Gertrude Stein was angry when Leo, her brother, bought Picasso’s Fillette à la corbeille fleurie (Young Girl With a Flower Basket) in 1905. The Steins were shown the painting by Clovis Sagot, the former circus clown who had become Picasso’s dealer in Montmartre. The painting is of a pubescent girl, naked and pale against a chalky blue ground. Her side-on silhouette seems borrowed from an Egyptian frieze, but there is nothing stylised in the awkward way she clutches a self-consciously symbolic punnet of blowsy, blood-red blooms. The girl’s stare is a troubling “what are you looking at?” admonition; there is a double string of pearls around her neck, and a line of crimson on her lips. A vague sense of duress challenges the viewer, through the painter’s eyes.
Gertrude Stein was mostly put off by the young woman’s proportions. She thought Picasso’s girl had too-long legs and found her clumsy-looking feet “repulsive”. But her brother prevailed. Picasso was then 23 years old and this was the first significant purchase of his work the Steins had made. The painting was hung in their house at 27 rue de Fleurus, where Picasso became a regular visitor. It grew on Gertrude. She held on to it when she and Leo fell out; he had the Cezannes.
For the next couple of weeks, Picasso’s discomfiting portrait will be briefly in London, coolly staring down her viewers. The painting was acquired by the late David Rockefeller and it is among the multiple headline acts in the sale of 1,600 of his artworks, which the auctioneer Christie’s believes will be a record-breaking charity sale in New York in May.
After Stein’s death in 1946, the Picasso was passed along with the rest of the collection to her partner Alice B Toklas and, on her death in 1967, Rockefeller created a consortium of friends to buy the paintings. Having put in a million dollars each they drew lots from a felt hat to determine who had first pick. David Rockefeller drew number one, and chose the girl with her basket (he also chose Picasso’s singular Pomme, the angular apple painted for Stein to fill the Cezanne-shaped hole in her life). Up until David Rockefeller’s death, at 101, last year, the flower girl was on the wall of the Rockefellers’ Upper East Side mansion in New York. Again, the painting was not a favourite of Rockefeller’s wife, Peggy; he had it facing his desk in his library.
One of the excitements of seeing these touring pre-sale highlights of the Rockefellers’ joint collection – and they come thick and fast: a Delacroix tiger; a citrus-sharp Seurat seascape – is to get a sudden, quickening sense of how it would have been to live with these extraordinary pictures and objects. The collection represents two extended generations of buying; it was started by David’s parents. John D Rockefeller Jr, who took his duties as a protestant philanthropist extremely earnestly, inherited from his own father not only America’s greatest fortune but also a profound distrust of “squandering” it on modern pictures. The best decision John Jr made was to marry Abby Aldrich, party-loving daughter of a Republican senator, who tended, judiciously and irrepressibly, to think otherwise.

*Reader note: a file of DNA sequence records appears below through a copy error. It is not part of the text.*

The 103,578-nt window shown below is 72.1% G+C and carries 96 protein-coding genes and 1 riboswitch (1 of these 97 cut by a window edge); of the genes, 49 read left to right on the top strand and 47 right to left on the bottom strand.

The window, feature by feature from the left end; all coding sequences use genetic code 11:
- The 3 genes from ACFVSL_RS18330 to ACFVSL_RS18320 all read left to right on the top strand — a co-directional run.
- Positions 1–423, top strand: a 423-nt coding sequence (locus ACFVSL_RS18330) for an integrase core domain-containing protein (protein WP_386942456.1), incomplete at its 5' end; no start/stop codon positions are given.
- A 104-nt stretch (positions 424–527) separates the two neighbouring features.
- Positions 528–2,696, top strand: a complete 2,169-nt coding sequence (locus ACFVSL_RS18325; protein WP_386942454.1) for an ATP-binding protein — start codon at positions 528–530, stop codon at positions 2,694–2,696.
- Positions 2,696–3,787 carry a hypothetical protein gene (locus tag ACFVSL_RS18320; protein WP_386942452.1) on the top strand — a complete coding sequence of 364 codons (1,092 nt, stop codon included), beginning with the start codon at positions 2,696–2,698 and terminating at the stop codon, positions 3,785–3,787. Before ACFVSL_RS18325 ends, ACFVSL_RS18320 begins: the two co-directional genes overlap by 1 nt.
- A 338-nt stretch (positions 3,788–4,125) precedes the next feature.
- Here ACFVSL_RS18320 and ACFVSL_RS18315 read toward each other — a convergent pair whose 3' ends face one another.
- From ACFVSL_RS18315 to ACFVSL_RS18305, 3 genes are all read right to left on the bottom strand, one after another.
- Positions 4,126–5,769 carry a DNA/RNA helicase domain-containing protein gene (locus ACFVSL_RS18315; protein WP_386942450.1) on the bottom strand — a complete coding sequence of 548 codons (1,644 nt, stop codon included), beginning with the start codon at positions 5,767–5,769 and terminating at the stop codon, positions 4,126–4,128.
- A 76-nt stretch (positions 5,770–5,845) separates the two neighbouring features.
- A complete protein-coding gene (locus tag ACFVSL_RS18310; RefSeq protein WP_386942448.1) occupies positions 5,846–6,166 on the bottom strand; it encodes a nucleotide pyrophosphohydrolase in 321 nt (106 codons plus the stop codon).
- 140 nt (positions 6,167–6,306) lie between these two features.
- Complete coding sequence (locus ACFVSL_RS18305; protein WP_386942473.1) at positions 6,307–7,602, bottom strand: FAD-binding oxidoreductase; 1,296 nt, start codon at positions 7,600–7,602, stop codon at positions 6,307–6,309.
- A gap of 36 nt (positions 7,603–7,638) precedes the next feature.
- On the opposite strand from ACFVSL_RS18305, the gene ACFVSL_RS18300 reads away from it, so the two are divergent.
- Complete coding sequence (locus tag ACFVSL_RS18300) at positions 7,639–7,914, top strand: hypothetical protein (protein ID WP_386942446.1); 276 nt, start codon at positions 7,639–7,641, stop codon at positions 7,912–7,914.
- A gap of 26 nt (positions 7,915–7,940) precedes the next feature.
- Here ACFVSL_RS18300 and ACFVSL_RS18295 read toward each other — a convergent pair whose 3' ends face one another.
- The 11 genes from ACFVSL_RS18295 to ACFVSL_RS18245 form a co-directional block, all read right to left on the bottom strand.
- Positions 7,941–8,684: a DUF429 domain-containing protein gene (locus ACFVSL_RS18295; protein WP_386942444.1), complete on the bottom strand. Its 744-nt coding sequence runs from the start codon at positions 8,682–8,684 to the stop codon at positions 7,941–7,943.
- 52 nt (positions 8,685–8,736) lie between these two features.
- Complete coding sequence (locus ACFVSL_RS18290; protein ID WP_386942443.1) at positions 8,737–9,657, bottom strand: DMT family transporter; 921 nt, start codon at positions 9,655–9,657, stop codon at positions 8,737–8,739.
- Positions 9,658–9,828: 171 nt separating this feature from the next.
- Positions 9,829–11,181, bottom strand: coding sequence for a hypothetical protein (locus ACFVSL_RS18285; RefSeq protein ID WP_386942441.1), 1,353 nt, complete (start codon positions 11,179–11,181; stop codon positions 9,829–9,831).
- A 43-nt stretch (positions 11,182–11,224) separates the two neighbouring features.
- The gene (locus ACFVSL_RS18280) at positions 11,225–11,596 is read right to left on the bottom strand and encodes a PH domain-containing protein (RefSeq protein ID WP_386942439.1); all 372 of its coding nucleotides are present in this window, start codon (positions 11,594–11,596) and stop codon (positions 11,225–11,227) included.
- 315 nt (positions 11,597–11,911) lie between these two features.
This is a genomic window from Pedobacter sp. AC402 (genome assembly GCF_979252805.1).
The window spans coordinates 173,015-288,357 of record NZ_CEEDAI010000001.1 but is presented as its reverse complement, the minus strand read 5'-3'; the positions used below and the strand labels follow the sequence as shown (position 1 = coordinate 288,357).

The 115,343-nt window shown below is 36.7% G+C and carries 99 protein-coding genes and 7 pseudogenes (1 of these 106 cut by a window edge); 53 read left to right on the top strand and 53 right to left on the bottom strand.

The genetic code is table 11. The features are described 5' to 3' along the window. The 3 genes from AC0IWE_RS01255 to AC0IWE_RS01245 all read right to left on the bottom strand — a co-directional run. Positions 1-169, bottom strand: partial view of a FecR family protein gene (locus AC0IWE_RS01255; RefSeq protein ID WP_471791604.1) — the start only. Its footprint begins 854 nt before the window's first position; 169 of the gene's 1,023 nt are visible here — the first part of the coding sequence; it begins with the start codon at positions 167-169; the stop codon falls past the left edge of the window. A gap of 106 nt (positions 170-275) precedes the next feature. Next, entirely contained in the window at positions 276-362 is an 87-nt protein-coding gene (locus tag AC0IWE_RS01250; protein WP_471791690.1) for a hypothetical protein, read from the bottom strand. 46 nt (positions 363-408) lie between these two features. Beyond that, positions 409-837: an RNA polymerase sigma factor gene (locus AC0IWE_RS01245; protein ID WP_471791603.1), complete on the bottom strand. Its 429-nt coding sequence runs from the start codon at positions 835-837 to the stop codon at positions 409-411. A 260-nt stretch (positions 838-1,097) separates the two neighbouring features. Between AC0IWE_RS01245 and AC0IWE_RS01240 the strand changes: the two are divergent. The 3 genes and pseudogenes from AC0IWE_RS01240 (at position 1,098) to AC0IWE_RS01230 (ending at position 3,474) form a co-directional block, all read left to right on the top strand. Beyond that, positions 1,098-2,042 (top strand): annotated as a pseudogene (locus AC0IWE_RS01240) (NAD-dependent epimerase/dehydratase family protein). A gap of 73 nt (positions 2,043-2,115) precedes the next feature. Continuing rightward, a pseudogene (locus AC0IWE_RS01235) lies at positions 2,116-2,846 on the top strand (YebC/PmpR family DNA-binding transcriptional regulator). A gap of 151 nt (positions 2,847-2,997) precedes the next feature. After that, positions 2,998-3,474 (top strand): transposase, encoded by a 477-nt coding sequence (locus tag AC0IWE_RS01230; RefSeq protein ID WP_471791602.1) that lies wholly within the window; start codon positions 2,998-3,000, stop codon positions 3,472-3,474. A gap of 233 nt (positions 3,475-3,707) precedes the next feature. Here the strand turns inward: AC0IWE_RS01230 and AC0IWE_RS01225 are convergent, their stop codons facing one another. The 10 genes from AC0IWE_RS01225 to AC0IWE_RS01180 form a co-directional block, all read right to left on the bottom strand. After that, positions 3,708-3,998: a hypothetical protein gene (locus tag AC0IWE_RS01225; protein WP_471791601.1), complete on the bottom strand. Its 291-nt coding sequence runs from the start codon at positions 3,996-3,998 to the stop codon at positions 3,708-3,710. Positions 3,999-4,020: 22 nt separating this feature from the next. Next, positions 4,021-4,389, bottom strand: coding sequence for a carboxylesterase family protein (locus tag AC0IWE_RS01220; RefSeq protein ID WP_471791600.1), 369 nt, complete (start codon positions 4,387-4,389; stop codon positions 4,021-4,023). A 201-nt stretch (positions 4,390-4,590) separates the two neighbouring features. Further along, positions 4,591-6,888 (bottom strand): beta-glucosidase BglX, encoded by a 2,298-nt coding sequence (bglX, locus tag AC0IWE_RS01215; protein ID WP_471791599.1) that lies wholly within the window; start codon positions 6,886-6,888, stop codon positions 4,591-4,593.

Abby was the leader of the “indomitable ladies” who established and nurtured the Museum of Modern Art in New York. Without her husband’s approval, or much of his money, she built not only MoMA’s reputation but also her own private collection after forming friendships with artists across the world, including Matisse. She passed on her collector’s compulsion to her youngest son and his wife, along with the tutelage of Albert Barr, the inspired curator Abby had installed as director of MoMA. It was Barr who persuaded the Rockefellers to buy the violet, eye-drenching Monet here, Nymphéas en fleur, at the time he was making the argument that Monet’s then neglected Giverny work was the bridge from impressionism to abstraction.
Jonathan Rendell, deputy chair of Christie’s US, who dealt with the Rockefeller estate for the auction house, has been planning the possibility of a sale with the family for several years – partly as a strategy against death duties, partly a commitment to philanthropy. Rendell imagines the event, at the Rockefeller Center in New York, as the consummate piece of art theatre (even surpassing, perhaps, the benchmark of the three-day sale of Yves St Laurent’s collection in 2009, which featured a Maria Callas aria before every major lot, had St Laurent’s bulldog sitting in the front row, and realised £333m). The Rockefellers’ cumulative legacy – set against death duties – is likely to raise more than half a billion dollars for their chosen charities.
Rendell suggests that as well as buying for quality, you might read something of the emotional biography of the Rockefellers in the paintings they chose. If you look hard at these singular pieces, there seems to be more than one sensibility at play. Gauguin’s La Vague, a wild Japanese-influenced Brittany seascape, with a pair of Victorian bathers on hot orange sand (one of Peggy Rockefeller’s choices) seems at odds with a hard-to-get-at Edward Hopper landscape, with a forbidding foregrounded granite rock; while the startling sensuality of Matisse’s Odalisque, lounging on a chaise, makes an easy womanly antidote to the in-your-face assault of the Picasso. In this way, the collection might feel a little like a portrait of a marriage, a rarefied one in which anything and everything could be reflected and expressed in what you chose to buy.
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